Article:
With their Mercury Prize nominated 2019 debut, Schlagenheim, London’s black midi laid claim to being one of the most dynamic and challenging bands to emerge from the UK in recent years. Released last May, their second studio album for Rough Trade, Cavalcade, deftly side-stepped the sophomore slump and continued to expand on their diverse strengths. Celebrating the release, the band hit the road, and were one of the standout acts we caught at the Shaky Knees Music Festival in Atlanta last October. So when black midi rolled into the Haw River Ballroom in Saxapahaw, NC last Wednesday for a headlining gig, we knew it was a show not to be missed.
The fidgety and excitable crowd pressed forward en-masse when the lights dropped prior to the band taking the stage as a boxing announcer’s hype proclaimed the arrival of “the undefeated, reigning champions…” Moments later when black midi emerged and launched into “953,” the opening track from Schlagenheim, the elated audience began bouncing and moshing. With barely a pause, the band continued into “Speedway,” setting a breakneck pace that didn’t let up for the rest of the show. Frontman Geordie Greep, flanked on the left by bass player Cameron Picton, and on the right by saxophonist Kaidi Akinnibi, combined to form a three-man assault at the center of the stage. On the left was keys/synths player Seth Evans, and on the right side of the stage, sharing the energy and charisma of the frontmen and driving the sonic pandemonium, was drummer Morgan Simpson. Together they aggressively weaved a sonic maelstrom of experimental progressive-rock, punk, and indie with a hard-jazz sensibility that shredded genres without becoming too disorienting.
The setlist drew solidly from both of their albums with improvisational jamming often taking the songs in unpredictable new directions. They even managed to weave in a few covers, with Blur’s “Song 2” and Thin Lizzy’s “The Boys Are Back In town,” surfacing in the bedlam. The frenetic energy and pace hit a crescendo with a run through the wall of noise that is Cavalcade lead single, “John L.” The song’s frenzied bluster seemed to both exhilarate and stagger crowd and band alike, leaving each a bit satisfyingly dazed. “John L.” was followed by “Defence,” and then black midi brought the evening to a close with the set ending “Slow,” leaving the sweaty and ecstatic crowd without an encore… Subscribing to the old showbiz adage, always leave them wanting more.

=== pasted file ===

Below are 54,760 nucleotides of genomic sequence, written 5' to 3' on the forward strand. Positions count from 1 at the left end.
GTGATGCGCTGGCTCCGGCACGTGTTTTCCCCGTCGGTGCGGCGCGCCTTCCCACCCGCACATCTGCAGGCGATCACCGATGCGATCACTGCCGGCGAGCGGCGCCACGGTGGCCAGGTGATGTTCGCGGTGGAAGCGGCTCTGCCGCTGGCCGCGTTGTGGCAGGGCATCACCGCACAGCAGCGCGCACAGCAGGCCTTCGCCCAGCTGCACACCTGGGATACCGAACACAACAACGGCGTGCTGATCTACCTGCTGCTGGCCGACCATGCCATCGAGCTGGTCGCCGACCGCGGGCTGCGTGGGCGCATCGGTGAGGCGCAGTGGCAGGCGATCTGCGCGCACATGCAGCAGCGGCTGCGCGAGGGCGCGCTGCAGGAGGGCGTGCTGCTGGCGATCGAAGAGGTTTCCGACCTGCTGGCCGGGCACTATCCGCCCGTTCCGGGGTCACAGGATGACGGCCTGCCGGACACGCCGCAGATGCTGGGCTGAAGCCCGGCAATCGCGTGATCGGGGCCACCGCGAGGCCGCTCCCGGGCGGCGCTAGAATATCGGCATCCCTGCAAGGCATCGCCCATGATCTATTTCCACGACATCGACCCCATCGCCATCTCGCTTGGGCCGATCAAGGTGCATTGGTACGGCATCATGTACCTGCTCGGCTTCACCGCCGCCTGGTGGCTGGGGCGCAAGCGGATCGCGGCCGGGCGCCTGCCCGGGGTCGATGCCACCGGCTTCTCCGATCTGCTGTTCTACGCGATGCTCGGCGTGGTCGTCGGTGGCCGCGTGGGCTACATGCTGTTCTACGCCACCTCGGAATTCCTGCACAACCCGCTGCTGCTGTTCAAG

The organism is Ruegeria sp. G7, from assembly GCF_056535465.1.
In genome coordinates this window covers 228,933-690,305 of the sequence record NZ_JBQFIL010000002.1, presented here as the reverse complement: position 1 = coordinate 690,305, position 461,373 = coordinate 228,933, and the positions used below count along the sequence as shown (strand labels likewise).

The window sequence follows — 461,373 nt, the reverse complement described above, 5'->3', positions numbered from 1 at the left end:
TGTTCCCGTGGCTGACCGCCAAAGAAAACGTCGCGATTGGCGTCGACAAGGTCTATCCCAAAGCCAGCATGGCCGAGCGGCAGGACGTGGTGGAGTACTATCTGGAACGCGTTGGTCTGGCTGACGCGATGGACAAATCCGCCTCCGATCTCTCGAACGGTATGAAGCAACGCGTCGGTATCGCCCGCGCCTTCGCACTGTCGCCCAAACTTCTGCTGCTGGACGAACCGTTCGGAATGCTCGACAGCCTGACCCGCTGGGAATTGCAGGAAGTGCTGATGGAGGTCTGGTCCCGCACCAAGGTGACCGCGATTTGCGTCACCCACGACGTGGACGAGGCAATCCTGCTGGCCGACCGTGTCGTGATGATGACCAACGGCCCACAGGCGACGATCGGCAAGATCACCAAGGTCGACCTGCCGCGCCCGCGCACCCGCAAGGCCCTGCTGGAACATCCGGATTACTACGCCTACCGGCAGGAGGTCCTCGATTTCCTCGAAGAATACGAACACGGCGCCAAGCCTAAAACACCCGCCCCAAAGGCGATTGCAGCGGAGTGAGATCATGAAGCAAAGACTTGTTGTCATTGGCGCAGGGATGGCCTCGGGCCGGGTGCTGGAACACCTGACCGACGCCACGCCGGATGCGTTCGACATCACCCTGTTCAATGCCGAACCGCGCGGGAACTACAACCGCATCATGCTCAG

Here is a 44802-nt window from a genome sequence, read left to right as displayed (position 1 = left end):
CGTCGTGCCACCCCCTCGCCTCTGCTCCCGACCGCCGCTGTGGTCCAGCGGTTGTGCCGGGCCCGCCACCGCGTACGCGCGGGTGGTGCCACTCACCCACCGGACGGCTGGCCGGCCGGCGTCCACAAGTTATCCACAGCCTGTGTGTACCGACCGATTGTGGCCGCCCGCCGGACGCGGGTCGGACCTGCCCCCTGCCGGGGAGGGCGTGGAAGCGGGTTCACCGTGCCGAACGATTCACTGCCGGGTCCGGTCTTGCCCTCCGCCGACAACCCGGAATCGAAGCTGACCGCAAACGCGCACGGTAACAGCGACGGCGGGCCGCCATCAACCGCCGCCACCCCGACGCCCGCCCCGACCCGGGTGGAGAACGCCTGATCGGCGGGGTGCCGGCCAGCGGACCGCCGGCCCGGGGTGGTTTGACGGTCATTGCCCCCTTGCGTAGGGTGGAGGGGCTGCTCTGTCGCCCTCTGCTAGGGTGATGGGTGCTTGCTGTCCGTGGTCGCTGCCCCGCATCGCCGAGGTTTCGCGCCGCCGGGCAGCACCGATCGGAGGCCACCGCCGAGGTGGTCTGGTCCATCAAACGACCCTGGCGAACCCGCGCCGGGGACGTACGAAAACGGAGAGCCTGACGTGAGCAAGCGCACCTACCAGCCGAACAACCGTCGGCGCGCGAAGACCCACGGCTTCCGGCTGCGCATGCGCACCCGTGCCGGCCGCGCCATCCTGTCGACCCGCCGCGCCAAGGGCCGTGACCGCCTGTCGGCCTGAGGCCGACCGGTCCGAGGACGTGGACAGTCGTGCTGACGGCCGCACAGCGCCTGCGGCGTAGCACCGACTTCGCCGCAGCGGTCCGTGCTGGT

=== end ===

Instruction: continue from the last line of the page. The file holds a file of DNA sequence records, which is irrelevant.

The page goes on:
There are bands that approach performance as an opportunity to recreate their recorded work almost note for note in a live setting. Black midi is not one of those bands. They take their recorded songs and use them as launching points, creating a new sonic experience. Beyond the obvious hyperbole, they truly are a band you need to see live.
Opening the show at Haw River was NNAMDI, the performance moniker of experimental multi-instrumentalist, Nnamdi Ogbonnaya. A long-time staple of Chicago’s indie scene, NNAMDI performed a compact set of off-kilter genre bending songs that mixed math-rock, hip-hop, indie and more… often in the same song. Ogbonnaya was thoroughly engaging as he led his band through their set, frequently chatting with the audience and sharing personal anecdotes. It was a gratifying lead-in to an evening of controlled chaos. If you get the chance, go early and catch NNAMDI, it was worth the effort.